MITROSPINGID TANAGERS Mitrospingidae
- 4 species in the Neotropics
- DR personal total: 4 species (100%), 1 photo'd
Here (above & below) are photos of Olive-green Tanager,
an endemic to coastal southeastern Brazil. A nice enough bird but
hardly one of the many spectacular tanagers of the Neotropics. So why
is it headlining a Family page?
The last decade or
so has seen many surprises in the molecular evidence of New World
passerines, and especially the "nine-primaried" passerines near the end
of any checklist. Birds that were once considered "tanagers" — like
Scarlet, Summer and Western Tanagers — are, in fact, related to
cardinals and grosbeaks. Likewise, a whole lot of birds once considered
to be "finches" of some sort — the Galapagos finches, to name just one
set — are, in fact, tanagers; Burns et al. 2014; see my Tanager page
for an overview). Several of these studies (e.g., Yuri & Mindell
2002, Kilicka et al. 2007) found that certain genera of "tanagers" were
neither fish nor fowl (i.e., neither tanagers nor grosbeaks) but a
separate lineage. The most recent evidence is in Barker et al. (2013),
the those authors propose a separate Family for four species of these
uncertain taxa. The family Mitrospingidae includes three genera: Mitrospingus, Lamprospiza, and Orthogonys. Olive-green Tanager is the only species in genus Orthogonys.
Olive-green Tanager is mostly in the understory. In contrast, Red-billed Pied Tanager prefers the canopy of lowland forest (left,
in an Arthur Grosset photo taken from a canopy tower). There it forages
among mixed species flocks, primarily in search of fruit. It ranges
through the Amazon Basin lowlands.
The Family name is derived from genus Mitrospingus, assigned to two species: Dusky-faced Tanager M. cassinii and Olive-backed Tanager M. oleagineus.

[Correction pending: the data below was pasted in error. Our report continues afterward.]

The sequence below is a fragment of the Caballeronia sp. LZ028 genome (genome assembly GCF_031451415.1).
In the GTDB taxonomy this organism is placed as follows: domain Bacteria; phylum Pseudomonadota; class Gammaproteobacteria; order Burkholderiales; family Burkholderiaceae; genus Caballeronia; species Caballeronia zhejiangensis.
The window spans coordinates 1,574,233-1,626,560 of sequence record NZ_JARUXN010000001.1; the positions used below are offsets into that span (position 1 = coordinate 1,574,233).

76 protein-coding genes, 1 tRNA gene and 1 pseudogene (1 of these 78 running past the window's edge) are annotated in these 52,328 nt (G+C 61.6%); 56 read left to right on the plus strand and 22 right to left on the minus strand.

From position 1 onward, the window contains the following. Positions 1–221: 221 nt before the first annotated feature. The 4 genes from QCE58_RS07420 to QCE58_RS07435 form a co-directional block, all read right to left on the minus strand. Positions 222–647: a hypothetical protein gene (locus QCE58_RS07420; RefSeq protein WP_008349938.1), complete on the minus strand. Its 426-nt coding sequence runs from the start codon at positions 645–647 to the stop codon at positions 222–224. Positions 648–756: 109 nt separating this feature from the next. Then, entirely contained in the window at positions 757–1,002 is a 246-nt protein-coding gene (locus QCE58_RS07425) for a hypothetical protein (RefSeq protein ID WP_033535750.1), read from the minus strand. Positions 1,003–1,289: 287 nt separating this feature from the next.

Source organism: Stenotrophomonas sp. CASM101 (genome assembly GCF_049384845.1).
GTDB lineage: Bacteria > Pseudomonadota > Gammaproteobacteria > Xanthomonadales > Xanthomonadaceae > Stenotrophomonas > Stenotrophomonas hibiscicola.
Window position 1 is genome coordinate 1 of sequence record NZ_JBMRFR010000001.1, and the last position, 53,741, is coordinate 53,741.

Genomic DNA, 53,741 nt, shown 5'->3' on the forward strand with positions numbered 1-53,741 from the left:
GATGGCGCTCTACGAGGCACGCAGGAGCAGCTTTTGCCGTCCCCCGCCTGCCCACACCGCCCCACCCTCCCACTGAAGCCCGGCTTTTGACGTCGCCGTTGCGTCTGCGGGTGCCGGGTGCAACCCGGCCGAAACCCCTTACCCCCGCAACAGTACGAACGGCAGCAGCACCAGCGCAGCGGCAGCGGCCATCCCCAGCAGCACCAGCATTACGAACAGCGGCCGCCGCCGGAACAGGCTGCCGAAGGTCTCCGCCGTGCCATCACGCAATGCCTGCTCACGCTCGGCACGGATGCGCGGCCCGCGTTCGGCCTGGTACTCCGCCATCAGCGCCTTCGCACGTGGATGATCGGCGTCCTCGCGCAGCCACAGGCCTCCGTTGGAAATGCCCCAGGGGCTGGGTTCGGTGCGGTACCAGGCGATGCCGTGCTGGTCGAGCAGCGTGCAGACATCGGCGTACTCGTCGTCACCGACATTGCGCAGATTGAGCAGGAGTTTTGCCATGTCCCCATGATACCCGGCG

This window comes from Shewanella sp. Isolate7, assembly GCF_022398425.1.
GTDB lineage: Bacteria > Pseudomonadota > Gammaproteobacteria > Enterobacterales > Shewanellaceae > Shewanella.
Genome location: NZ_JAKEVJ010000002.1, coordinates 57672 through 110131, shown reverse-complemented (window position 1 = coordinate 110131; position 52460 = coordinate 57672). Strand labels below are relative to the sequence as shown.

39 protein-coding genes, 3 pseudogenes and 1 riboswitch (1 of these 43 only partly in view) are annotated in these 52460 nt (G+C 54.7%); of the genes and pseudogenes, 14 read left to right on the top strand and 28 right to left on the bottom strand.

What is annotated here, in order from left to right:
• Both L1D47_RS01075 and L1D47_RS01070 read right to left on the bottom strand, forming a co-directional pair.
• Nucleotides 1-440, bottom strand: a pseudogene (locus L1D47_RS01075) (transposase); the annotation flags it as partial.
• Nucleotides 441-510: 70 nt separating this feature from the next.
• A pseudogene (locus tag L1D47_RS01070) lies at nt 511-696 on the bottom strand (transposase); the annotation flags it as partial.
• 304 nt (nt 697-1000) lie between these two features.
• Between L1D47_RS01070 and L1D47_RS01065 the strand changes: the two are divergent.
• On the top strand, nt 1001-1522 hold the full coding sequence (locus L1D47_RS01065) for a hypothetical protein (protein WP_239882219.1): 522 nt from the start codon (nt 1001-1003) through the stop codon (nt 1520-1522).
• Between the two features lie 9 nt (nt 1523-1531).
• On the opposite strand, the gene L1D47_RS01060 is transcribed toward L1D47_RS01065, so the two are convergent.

Dusky-faced Tanager is a big-billed species of humid lowland forests
from Costa Rica south to Ecuador. Olive-backed Tanager is a
similar-looking bird of mostly subtropical montane forests in northern
South America (such as tepuis in Venezuela, Guyana, n. Brazil). Both
are primarily understory birds and occur in flocks. Dusky-faced was a
dominant species in subtropical forest along the old Buenaventura Road
in Colombia back in July 1975 (up to 80/day when multiple flocks
encountered). In a recent visit to southeastern Brazil, Olive-green
Tanager was found daily in understory flocks (up to 25/day). The
plumage of the Mitrospingus tanagers is along the lines of
Olive-green Tanager, so Red-billed Pied is the single "odd" member of
the family in plumage and behavior. It, too, occurs in flocks, but
usually just 6-10. These could be extended family groups.
Photos: The Olive-green Tanager Orthogonys chloricterus was at Intervales NP, Brazil in July 2010. Arthur Grosset photographed the Red-billed Pied Tanager Lamprospiza melanoleuca at Caxiuanã, Pará, Brazil, in July 2006 . Photo © Don Roberson & © Arthur Grosset, and used with permission; all rights reserved.
Arthur Grosset has many spectacular photos of Neotropical birds on his website.
There is no "family book" per se. The species in this set have been
previously covered in books on tanagers, such as Islet & Isler
(1987) and the applicable Handbook of the Birds of the World chapter.
F.K., K.J. Burns, J. Klicka, S.M. Lanyon, and I.J. Lovette. 2013. Going
to extremes: contrasting rates of diversification in a recent radiation
of New World passerine birds. Syst. Biol. 62: 298-320.
K.J., A.J. Schultz, P.O. Title, N.A. Mason, F.K. Barker, J. Klicka,
S.M. Lanyon, and I.J. Lovette. 2014. Phylogenetics and diversification
of tanagers (Passeriformes: Thraupidae), the largest radiation of
Neotropical songbirds. Molec. Phylo. Evol. 75: 41-77.
Klicka, J., K. Burns, and G.M. Spellman. 2007. Defining a monophyletic
Cardinalini: A molecular perspective. Molec. Phylog. Evol. 45: 1014
M. L., and P. R. Isler. 1987. The Tanagers: Natural History,
Distribution, and Identification. Smithsonian Instit. Press,
T., and D.P. Mindell. 2002. Molecular phylogenetic analysis of
Fringillidae, "New World nine-primaried oscines" (Aves: Passeriformes).
Molec. Phylog. Evol. 23: 229-243.